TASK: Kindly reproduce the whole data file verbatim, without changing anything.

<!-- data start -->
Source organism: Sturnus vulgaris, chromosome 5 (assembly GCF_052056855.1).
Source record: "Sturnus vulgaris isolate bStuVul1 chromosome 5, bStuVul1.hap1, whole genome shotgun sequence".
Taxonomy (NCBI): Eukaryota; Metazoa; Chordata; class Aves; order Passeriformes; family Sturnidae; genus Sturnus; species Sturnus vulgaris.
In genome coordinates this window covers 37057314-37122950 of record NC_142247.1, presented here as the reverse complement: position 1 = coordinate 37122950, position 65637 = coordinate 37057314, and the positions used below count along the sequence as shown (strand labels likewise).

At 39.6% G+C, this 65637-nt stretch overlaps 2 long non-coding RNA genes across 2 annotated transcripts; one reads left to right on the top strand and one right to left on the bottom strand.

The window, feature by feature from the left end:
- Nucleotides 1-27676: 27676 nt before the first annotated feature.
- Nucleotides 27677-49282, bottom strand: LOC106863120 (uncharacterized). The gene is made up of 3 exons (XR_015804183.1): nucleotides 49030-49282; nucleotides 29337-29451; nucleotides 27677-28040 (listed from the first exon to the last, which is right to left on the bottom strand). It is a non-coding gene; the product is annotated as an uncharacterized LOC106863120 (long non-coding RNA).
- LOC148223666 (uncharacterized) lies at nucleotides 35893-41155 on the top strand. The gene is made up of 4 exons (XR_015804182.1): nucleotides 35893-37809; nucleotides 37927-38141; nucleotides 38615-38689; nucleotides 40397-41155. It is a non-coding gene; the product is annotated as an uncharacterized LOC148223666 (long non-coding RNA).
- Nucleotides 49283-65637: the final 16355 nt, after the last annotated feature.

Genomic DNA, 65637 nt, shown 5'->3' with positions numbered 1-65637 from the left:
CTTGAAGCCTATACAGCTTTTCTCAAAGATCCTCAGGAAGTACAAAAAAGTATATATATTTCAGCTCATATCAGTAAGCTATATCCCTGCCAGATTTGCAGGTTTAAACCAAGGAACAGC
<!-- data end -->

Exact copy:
Source organism: Sturnus vulgaris, chromosome 5 (assembly GCF_052056855.1).
Source record: "Sturnus vulgaris isolate bStuVul1 chromosome 5, bStuVul1.hap1, whole genome shotgun sequence".
Taxonomy (NCBI): Eukaryota; Metazoa; Chordata; class Aves; order Passeriformes; family Sturnidae; genus Sturnus; species Sturnus vulgaris.
In genome coordinates this window covers 37057314-37122950 of record NC_142247.1, presented here as the reverse complement: position 1 = coordinate 37122950, position 65637 = coordinate 37057314, and the positions used below count along the sequence as shown (strand labels likewise).

At 39.6% G+C, this 65637-nt stretch overlaps 2 long non-coding RNA genes across 2 annotated transcripts; one reads left to right on the top strand and one right to left on the bottom strand.

The window, feature by feature from the left end:
- Nucleotides 1-27676: 27676 nt before the first annotated feature.
- Nucleotides 27677-49282, bottom strand: LOC106863120 (uncharacterized). The gene is made up of 3 exons (XR_015804183.1): nucleotides 49030-49282; nucleotides 29337-29451; nucleotides 27677-28040 (listed from the first exon to the last, which is right to left on the bottom strand). It is a non-coding gene; the product is annotated as an uncharacterized LOC106863120 (long non-coding RNA).
- LOC148223666 (uncharacterized) lies at nucleotides 35893-41155 on the top strand. The gene is made up of 4 exons (XR_015804182.1): nucleotides 35893-37809; nucleotides 37927-38141; nucleotides 38615-38689; nucleotides 40397-41155. It is a non-coding gene; the product is annotated as an uncharacterized LOC148223666 (long non-coding RNA).
- Nucleotides 49283-65637: the final 16355 nt, after the last annotated feature.

Genomic DNA, 65637 nt, shown 5'->3' with positions numbered 1-65637 from the left:
CTTGAAGCCTATACAGCTTTTCTCAAAGATCCTCAGGAAGTACAAAAAAGTATATATATTTCAGCTCATATCAGTAAGCTATATCCCTGCCAGATTTGCAGGTTTAAACCAAGGAACAGC